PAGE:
Our weekly round-up of real estate news in Toronto, across Canada and the world for the week ending Jan. 27, 2017.


GTA house price 'spillover' driving up prices in Sudbury, Ottawa: CMHC (CBC)

Potential homebuyers thinking that a longer commute is their solution to the red-hot real estate market in the Greater Toronto Area should be prepared to spend more time on the road – or relocate, if the results of a new report are any indication.

The report by the Canada Mortgage and Housing Corporation (CMHC) says house price "spillover" is occurring not only in traditional GTA alternatives like Hamilton and Guelph, but also further afield in cities like St. Catharines and even as far away as Sudbury and Ottawa.

RioCan CEO plots 2017 Toronto projects as home demand spikes (Financial Post)

Ed Sonshine, the 70-year-old chief executive officer of RioCan REIT, is in the planning stages for several large sites this year that may push the company beyond an original goal of building 10,000 residential units in the next decade.

The Toronto-based company has a portfolio of about 300 malls across the country, and is seeking to redevelop stores and add housing to at least 50 of them.

The rain was teeming down one night this month when 33 bidders were vying to be the new owners of a two-bedroom house close to the GO Train tracks in east end Toronto.

Rochelle DeClute of DeClute Real Estate Inc. says an agent from her office represented one of the competitors for the nicely renovated semi-detached. Any hope that the dreary weather would deter rival bidders quickly fizzled. The house, with an asking price near the $600,000 mark, sold for more than $820,000.


Royal LePage reports sharp rise in U.S. interest in Canadian real estate (Vancouver Sun)

TORONTO — A new report from Royal LePage suggests many Americans who oppose incoming president Donald Trump continue showing a desire to purchase property in Canada.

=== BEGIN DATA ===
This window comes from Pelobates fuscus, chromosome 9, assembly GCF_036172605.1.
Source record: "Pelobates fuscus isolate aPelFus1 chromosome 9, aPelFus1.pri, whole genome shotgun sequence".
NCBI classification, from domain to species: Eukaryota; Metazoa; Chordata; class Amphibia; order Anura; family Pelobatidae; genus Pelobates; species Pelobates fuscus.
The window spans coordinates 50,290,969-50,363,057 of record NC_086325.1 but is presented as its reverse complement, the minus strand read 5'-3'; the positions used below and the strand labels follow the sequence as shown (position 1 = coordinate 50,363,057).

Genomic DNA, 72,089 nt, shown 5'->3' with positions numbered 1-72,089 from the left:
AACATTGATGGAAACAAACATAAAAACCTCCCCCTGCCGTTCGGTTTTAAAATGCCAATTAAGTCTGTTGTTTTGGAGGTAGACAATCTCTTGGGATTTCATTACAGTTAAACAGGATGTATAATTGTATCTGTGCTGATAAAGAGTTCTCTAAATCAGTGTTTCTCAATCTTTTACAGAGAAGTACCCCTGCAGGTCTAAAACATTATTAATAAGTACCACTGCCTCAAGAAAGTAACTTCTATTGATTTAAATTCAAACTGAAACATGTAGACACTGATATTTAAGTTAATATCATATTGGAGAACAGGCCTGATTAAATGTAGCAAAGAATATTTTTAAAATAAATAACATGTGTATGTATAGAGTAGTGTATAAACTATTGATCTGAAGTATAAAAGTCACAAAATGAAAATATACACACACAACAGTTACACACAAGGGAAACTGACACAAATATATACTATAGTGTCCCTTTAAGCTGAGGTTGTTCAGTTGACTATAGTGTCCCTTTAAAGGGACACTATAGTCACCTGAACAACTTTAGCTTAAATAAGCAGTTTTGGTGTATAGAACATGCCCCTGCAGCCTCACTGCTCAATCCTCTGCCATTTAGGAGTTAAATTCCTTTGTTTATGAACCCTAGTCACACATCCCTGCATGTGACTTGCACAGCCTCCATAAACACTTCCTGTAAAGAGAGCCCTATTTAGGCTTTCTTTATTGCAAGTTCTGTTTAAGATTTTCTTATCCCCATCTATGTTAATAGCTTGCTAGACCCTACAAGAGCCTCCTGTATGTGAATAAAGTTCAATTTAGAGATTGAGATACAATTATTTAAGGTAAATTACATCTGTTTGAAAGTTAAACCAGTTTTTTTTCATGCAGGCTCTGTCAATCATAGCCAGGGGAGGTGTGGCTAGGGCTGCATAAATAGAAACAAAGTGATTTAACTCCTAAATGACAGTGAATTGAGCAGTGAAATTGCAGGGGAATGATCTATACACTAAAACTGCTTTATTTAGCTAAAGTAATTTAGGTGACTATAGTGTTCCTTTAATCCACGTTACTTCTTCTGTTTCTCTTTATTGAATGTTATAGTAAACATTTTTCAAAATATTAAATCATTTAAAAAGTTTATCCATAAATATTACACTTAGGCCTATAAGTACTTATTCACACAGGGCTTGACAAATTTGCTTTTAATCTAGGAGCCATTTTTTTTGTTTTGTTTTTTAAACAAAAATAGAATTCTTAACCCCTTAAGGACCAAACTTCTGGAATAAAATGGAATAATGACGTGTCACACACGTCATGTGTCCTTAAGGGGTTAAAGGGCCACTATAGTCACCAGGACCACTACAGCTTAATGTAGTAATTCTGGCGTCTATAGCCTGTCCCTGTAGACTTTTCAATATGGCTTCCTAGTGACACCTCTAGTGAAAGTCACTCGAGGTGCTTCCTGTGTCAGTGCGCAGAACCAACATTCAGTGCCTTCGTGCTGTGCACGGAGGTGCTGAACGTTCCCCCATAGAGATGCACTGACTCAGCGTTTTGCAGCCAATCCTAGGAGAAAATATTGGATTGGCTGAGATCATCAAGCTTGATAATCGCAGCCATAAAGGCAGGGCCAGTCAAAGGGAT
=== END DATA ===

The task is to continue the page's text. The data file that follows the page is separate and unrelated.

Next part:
In a report released early Friday, the company says American web traffic on its website surged 329 per cent the day after the U.S. election on Nov. 8 and has climbed 210.1 per cent year-over-year the week after Trump’s victory.

Seer predicts ominous Year of the Rooster for Canadian real estate (Mortgage Broker News)

The latest predictions by industry observers painted a relatively bumpy year for Canadian real estate amid some uncertainty, and a Richmond-based soothsayer provided further bad news from the stars.

Ahead of the Year of the Fire Rooster (which starts January 28), astrologer Sherman Tai offered sober advice for hopeful Chinese investors who are looking for a second, more celestial opinion.

British Columbia’s tax on foreign real estate buyers is having its desired effect, dragging home prices down from dizzying highs compared to the rest of Canada, according to research from BMO Nesbitt Burns.

The additional 15 per cent property charge on foreign buyers has seen a steep drop in real estate transaction in the Vancouver area since it was introduced last summer. The MLS Home Price Index, a tool used by Canadian Real Estate Association to monitor price fluctuations, now shows prices trending downwards as well.


What Trump’s first executive action on mortgage premium cuts means for you (USA Today)